4 - 8           us:       0                   0

        8 - 16          us:       0                   0

       16 - 32          us:       0                   0

       32 - 64          us:       0                   0

       64 - 128         us:       0                   0

      128 - 256         us:       0                   0

      256 - 512         us:    2102                   0

      512 - 1024        us:  603335                   0

     1024 - 2048        us:   91864                   0

     2048 - 4096        us:   16386                   0

     4096 - 8192        us:    2090                   0

     8192 - 16384       us:      71                   0

    16384 - 32768       us:      10                   0

    32768 - 65536       us:       3                   0

    65536 - 131072      us:       1                   0

   131072 - 262144      us:       0                   0

   262144 - 524288      us:       0                   0

   524288 - 1048576     us:       0                   0

  1048576 - 2097152     us:       0                   0

  2097152 - 4194304     us:       0                   0

  4194304 - 8388608     us:       0                   0

  8388608 - 16777216    us:       0                   0

 16777216 - 33554432    us:       0                   0

 33554432 - 67108864    us:       0                   0

 67108864 - 134217728   us:       0                   0

134217728 - 268435456   us:       0                   0



Right after the Orion test starts running, it will provide an estimate of how long the test will take to complete. After the test is complete, metrics on IOPS and latency are provided. The last part of the output on the screen shows a histogram of latency.


In the output above, the latency for read operations fell between 256 microseconds to 131072 microseconds with the bulk in the 512 to 1024 microsecond range. The OLTP test did not perform any write operations. While the output on the screen is good information to know, the best output is provided in some in the comma-separated values (CSV) files Orion creates. The file names will contain the test name and the date and time of the test. Two important CSV files are the one that shows IOPS and the other that shows megabytes per second. Visualization of data points is often better than raw data. The IOPS CSV file contents are loaded into a spreadsheet and the output is graphed as seen in the graph below.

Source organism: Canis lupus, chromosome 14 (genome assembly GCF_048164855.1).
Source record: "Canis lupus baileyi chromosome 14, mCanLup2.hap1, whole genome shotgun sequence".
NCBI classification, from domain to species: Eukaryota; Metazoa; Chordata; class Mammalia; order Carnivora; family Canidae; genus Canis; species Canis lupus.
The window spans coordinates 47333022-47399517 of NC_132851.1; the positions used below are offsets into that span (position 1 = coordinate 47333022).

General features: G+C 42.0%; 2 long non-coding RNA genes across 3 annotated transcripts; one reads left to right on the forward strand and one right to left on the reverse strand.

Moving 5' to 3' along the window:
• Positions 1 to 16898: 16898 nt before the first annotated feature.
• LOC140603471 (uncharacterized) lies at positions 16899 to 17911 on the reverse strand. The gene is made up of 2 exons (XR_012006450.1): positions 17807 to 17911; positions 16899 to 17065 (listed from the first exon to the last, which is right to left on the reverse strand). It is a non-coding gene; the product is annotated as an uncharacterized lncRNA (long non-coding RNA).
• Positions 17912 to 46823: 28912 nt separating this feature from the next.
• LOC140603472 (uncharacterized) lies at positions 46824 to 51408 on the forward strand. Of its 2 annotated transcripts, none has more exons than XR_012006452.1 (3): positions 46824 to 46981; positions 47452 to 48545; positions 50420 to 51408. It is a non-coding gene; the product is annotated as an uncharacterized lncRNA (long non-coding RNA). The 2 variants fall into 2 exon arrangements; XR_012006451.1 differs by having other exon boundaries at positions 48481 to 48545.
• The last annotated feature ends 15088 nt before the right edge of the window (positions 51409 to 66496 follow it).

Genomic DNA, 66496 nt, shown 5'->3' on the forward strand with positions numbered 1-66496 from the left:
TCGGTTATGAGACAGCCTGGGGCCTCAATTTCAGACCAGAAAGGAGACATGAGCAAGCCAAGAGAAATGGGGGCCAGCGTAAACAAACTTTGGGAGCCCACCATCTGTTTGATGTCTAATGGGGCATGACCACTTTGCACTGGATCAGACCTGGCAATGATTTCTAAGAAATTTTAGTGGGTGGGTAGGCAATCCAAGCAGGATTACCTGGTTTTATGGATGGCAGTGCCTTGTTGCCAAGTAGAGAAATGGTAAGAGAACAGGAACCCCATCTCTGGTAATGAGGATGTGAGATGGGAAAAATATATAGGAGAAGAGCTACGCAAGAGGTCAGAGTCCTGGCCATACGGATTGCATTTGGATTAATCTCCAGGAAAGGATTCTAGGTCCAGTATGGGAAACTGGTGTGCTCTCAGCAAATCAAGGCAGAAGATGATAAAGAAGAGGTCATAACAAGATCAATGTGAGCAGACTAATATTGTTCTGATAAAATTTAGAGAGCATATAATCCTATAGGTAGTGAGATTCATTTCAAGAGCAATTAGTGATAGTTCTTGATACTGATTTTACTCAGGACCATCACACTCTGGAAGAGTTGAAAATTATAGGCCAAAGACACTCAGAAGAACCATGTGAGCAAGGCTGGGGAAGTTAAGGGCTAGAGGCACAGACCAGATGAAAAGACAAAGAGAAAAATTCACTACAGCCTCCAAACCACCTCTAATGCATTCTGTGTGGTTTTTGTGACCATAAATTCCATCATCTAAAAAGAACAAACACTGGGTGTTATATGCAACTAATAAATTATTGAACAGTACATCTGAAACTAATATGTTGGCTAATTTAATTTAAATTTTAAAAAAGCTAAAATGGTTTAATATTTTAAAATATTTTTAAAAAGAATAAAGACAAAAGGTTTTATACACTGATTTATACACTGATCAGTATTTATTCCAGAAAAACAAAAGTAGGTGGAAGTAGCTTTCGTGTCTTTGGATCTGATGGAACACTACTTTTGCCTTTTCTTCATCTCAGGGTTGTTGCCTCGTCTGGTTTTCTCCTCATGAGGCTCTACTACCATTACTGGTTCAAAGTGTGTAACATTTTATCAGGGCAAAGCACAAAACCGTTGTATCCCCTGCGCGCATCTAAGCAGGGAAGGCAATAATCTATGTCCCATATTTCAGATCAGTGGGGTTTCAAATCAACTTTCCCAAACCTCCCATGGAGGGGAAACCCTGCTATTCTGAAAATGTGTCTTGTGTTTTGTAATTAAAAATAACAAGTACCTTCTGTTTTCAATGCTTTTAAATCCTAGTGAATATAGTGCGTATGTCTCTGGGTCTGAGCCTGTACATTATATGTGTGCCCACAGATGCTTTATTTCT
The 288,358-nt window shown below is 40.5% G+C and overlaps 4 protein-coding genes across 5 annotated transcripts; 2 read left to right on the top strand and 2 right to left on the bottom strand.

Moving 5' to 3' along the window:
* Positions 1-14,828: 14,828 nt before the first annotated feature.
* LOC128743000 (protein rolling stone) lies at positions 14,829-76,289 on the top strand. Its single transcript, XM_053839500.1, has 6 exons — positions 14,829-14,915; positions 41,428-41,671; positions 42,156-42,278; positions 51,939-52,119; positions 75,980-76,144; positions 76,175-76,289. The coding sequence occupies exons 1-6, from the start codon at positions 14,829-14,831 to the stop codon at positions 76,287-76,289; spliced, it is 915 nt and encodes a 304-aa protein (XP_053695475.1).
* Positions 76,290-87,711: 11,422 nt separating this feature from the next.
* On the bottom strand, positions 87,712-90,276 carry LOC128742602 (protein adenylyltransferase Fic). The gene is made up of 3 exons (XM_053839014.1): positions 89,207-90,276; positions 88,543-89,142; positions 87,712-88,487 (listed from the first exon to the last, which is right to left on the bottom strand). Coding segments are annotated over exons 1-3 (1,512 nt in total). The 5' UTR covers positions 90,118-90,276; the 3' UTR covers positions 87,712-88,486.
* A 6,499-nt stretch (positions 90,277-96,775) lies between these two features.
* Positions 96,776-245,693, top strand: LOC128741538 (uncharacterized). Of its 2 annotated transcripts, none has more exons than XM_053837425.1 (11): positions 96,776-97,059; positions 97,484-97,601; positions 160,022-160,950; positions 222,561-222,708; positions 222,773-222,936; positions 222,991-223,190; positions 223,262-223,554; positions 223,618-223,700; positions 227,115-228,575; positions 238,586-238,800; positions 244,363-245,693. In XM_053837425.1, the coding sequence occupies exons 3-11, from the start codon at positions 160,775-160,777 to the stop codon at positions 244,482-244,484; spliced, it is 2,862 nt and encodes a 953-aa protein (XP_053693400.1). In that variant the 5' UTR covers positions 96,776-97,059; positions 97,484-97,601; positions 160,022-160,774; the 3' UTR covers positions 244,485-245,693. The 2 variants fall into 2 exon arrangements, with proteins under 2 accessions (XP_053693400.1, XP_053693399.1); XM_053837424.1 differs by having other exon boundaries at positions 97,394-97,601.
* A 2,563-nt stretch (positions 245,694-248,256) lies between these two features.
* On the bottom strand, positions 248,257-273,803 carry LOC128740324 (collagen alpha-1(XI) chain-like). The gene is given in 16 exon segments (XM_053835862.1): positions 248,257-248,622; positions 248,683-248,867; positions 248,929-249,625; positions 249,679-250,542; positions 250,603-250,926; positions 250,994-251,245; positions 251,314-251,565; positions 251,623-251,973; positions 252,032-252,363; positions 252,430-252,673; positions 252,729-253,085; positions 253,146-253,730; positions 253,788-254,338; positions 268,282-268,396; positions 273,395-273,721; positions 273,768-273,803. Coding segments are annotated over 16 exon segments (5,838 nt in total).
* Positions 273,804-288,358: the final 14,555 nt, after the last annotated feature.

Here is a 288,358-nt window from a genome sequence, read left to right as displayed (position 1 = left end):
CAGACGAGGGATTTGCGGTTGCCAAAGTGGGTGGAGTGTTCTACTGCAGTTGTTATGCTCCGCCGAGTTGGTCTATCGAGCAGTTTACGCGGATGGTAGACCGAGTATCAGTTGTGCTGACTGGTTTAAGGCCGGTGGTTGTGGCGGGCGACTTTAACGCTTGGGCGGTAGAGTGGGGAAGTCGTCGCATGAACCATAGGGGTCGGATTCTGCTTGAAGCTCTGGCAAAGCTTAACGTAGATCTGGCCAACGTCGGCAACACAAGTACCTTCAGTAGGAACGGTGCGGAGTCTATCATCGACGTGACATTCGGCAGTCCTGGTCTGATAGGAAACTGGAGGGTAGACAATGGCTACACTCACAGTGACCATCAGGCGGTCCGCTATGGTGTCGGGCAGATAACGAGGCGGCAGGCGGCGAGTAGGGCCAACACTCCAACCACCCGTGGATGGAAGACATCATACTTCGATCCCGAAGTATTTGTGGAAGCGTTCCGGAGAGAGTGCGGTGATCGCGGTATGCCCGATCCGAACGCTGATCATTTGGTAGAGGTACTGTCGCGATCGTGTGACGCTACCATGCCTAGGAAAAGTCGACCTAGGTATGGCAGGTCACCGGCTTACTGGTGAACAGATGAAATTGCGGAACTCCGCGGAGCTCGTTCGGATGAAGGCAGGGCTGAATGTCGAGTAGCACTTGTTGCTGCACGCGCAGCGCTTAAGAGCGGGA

Figure 5.1: Orion IOPS Graph


Throughput graphs often level off as the data points move to the right side of the graph. Where the graph levels off, the system being measured is saturated. In the graph above, this disk storage becomes saturated around 13,000 IOPS.


The OLTP test provided IOPS metrics for the disk subsystem. The data warehouse test provides MBPS metrics by performing large sequential I/O operations. The only difference in the way the second test is executed lies with the –run parameter to define the run type.



[oracle@nau-rac01 ~]$ $ORACLE_HOME/bin/orion -run dss \

> -testname secondtest -hugenotneeded


ORION: ORacle IO Numbers -- Version


Calibration will take approximately 65 minutes.

Using a large value for -cache_size may take longer.


Maximum Large MBPS=66.85 @ Small=0 and Large=6



The output on the screen for the DSS, or data warehouse test, is much smaller than for the random I/O, OLTP test. Only one item of note is provided on the screen, the maximum megabytes per second.  Similar to the OLTP test, a CSV file (comma delimited spreadsheet file) is generated which can be visualized in a Excel spreadsheet graph.



Figure 5.2: Orion MBPS Graph


Not surprisingly, the graph levels off as it travels to the right. This shape is a classic throughput profile. This book could have shown the data points, but the visual representation provides a much clearer picture. The figure above clearly shows the throughput levels off once the disk subsystem crosses 60 MBPS.


Orion can be a very useful tool in determining the throughput and performance of the disk subsystem. This section is only meant as a primer on Orion's capabilities. More information on Orion can be found in the Oracle Performance Tuning Guide in the I/O Configuration and Design chapter.


Many storage systems have a variety of configuration parameters to tune the disk access for optimal performance. Use Orion to obtain a performance baseline. As disk system parameters are tweaked, Orion can be run again to determine if the change will improve performance for an Oracle database. For instance, later in this chapter there is a section discussing mount point options for NAS storage. Orion can be used to obtain a baseline of the NAS storage performance. Then change a mount point option and run the same Orion test again. Comparing to the baseline will help understand if the change helped or hurt storage performance for an Oracle RAC database. 


Migrations from a single-instance database system to Oracle RAC can benefit greatly from using Orion before the RAC migration takes place. We use Orion to obtain a baseline on the single-instance disk units. When running Orion, it is important to make sure the disk units have no other activity because  it can skew the Orion results. With the Oracle RAC shared storage up and running, run Orion again and compare the results to the single-instance baseline.  In sum, the RAC shared storage should perform no worse than the single-instance database's disk subsystem.